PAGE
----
Webber tries to find fun in being Fab Underachiever label has taken joy from Michigan's success

April 01, 1993|By Jerry Bembry | Jerry Bembry,Staff Writer

He was standing at center court, smiling and doing a little dance -- nothing flashy -- when they wheeled out the ladder for the net-cutting ceremony. Suddenly, Chris Webber started running toward the Kingdome locker room, and for a while it seemed he would miss this moment.

But within minutes he was back, camcorder in hand and a wide grin on his face as he recorded the mo- ment. For the first time in a long time, basketball was fun again for Webber and the Fab Five.

"After the game someone told me, 'It looks like you're having fun now,' " Webber said, after Michigan had defeated Temple, 77-72, to win the West Regional final. "Everyone is making a concentrated effort -- not a fake effort -- to have fun."

To have fun. Just like Donald Williams at North Carolina, Andre Riddick of Kentucky and Greg Ostertag at Kansas. All sophomores, and all basking in their team's run to the Final Four.

But it's been different for Webber. It was fun last year, playing on the first NCAA tournament team with five freshman starters. Everyone jumped on the bandwagon as the Fab Five made it to the NCAA title game, where they lost to a more experienced Duke team.

This year the team's been more impressive, going 30-4 (with two losses to Indiana, one to Duke and one to Iowa) and riding an 11-game winning streak. For their effort, the five sophomore starters have been labeled as trash-talking underachievers. Most papers they pick up and the majority of the sports television shows they watch often offer criticism of the group that -- despite its critics -- has tied a school record for wins in a season.

"I'm just 20 years old," Webber tried to explain to his critics during an interview last week. "I'm playing basketball for fun -- I don't get paid. I'm tired of being criticized, even though we're winning. It all comes down to respect, and I don't think we're getting what we deserve."

His point made, Webber sat back and listened as the critical questions continued to flow. And then he erupted.

"When I see someone write that we're the most underachieving team ever," Webber said, slowly, so that his point was heard, "you're not just writing about Chris Webber, the basketball player. You're writing about Chris Webber, the person.

"You have to keep business, business and personal things, personal," he added. "When you talk about Chris Webber and the Fab Five, make sure you talk about them either as players, or as people."

Strong person, player

As a person, Webber's a thoughtful, well-spoken and outspoken psychology major who, if not for basketball, would like nothing better than to become an English teacher.

As a basketball player, Webber's destined for the NBA.

Perhaps it's his sheer strength that makes people forget he's just 20. An agile 6-foot-9, 245-pounder who possesses massive hands and has the ability to get up and down the court like a sprinter, Webber made an immediate impact last year when he averaged 15.5 points and 10 rebounds and led the Big Ten in steals. He won several national Freshman of the Year awards and was named an honorable mention All-American.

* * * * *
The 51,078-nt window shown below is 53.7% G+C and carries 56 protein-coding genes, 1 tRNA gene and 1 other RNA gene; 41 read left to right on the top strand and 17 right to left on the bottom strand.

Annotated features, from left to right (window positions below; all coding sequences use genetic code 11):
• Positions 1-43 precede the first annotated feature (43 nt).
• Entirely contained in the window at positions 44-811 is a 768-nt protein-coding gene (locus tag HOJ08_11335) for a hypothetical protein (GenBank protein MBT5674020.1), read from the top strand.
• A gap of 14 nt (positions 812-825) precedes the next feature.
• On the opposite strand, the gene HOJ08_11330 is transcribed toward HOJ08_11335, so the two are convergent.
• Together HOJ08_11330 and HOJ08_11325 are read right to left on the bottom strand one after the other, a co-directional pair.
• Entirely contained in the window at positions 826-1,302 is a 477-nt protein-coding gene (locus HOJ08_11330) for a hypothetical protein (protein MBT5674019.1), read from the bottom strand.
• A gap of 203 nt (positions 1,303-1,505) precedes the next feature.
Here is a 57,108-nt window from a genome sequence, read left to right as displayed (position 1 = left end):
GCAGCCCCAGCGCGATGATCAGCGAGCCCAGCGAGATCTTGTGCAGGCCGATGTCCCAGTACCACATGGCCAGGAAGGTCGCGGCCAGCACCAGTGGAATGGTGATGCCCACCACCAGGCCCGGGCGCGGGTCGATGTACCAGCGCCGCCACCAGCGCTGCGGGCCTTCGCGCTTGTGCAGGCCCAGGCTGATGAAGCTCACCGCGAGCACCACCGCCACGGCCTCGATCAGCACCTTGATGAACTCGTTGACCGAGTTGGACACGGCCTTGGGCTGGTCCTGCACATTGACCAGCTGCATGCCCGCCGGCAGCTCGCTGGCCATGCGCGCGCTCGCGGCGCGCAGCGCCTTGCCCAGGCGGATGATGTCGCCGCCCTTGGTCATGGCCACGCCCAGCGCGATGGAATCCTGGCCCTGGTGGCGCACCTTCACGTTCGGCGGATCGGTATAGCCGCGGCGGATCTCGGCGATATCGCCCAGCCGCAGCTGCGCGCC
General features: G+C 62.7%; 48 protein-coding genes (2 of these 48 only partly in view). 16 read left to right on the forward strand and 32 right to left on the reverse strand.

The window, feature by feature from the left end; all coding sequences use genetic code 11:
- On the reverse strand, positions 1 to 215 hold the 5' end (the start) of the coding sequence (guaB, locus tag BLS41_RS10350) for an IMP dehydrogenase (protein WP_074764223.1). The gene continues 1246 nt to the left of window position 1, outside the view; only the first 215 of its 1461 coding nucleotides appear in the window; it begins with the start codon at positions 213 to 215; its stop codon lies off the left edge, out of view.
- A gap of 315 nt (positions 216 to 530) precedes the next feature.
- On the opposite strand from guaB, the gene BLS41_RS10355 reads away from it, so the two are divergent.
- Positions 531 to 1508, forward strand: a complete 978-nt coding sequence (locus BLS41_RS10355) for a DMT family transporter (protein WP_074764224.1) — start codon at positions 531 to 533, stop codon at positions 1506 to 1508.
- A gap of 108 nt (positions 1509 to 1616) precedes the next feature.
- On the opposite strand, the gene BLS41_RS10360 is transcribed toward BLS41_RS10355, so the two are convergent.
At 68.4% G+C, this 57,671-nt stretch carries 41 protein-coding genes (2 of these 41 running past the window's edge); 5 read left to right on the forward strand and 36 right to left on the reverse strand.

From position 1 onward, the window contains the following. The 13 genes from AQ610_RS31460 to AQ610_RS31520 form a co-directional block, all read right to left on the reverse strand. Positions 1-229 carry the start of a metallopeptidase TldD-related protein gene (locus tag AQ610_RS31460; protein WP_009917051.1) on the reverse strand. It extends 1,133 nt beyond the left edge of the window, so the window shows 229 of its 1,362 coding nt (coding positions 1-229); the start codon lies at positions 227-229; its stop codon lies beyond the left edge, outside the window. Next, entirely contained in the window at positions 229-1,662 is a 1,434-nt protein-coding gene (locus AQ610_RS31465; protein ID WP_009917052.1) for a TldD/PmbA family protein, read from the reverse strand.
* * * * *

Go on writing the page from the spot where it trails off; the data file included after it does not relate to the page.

"There's no one that has better hands than Chris Webber," said East Tennessee State coach Alan LeForce, who watched helplessly in the second round of last year's NCAA tournament as Webber scored 30 points and grabbed nine rebounds in Michigan's 102-90 win. "You can't stop him when he gets it inside, you have to foul him. He's like a bull in a china closet, but with finesse. We had a 6-foot-11, 203-pound kid against him who bounced off [Webber] like a rubber ball."

A native of Detroit, Webber came to Michigan with solid credentials. A consensus pick as the nation's top high school player, Webber averaged 28 points and 13 rebounds as a senior. He led Country Day High School to three state titles, and ended his career as the state's third all-time leading scorer with 2,628 points. As a senior he was named Michigan's Mr. Basketball.

And that came after Webber, as an eighth grader, once scored 64 points -- including 15 dunks. After a bad experience playing AAU basketball that year, he decided to quit the sport.

"[Michigan teammate] Jalen [Rose] and I hated each other. His friends would try to dog me," Webber said about their AAU team, when Rose would criticize Webber's somewhat limited skills. "So I quit. My father made me go back. He said, 'Instead of running away from something, you have to conquer everything you ever get into.' "

He returned and he and Rose became best friends, making a pact to attend the same high school in Detroit. Webber's parents intervened, however, and he wound up at Country Day, a private school.

A decision to stay near home

It was, in part, his ability to conquer while at Country Day High School that led Webber to Michigan. Michigan, Duke, Syracuse and Minnesota were among the schools in the running for his services.

Part of his decision to play in Ann Arbor was a desire not to be too far from his family. Another was a wish to play on a team where he could be anonymous.

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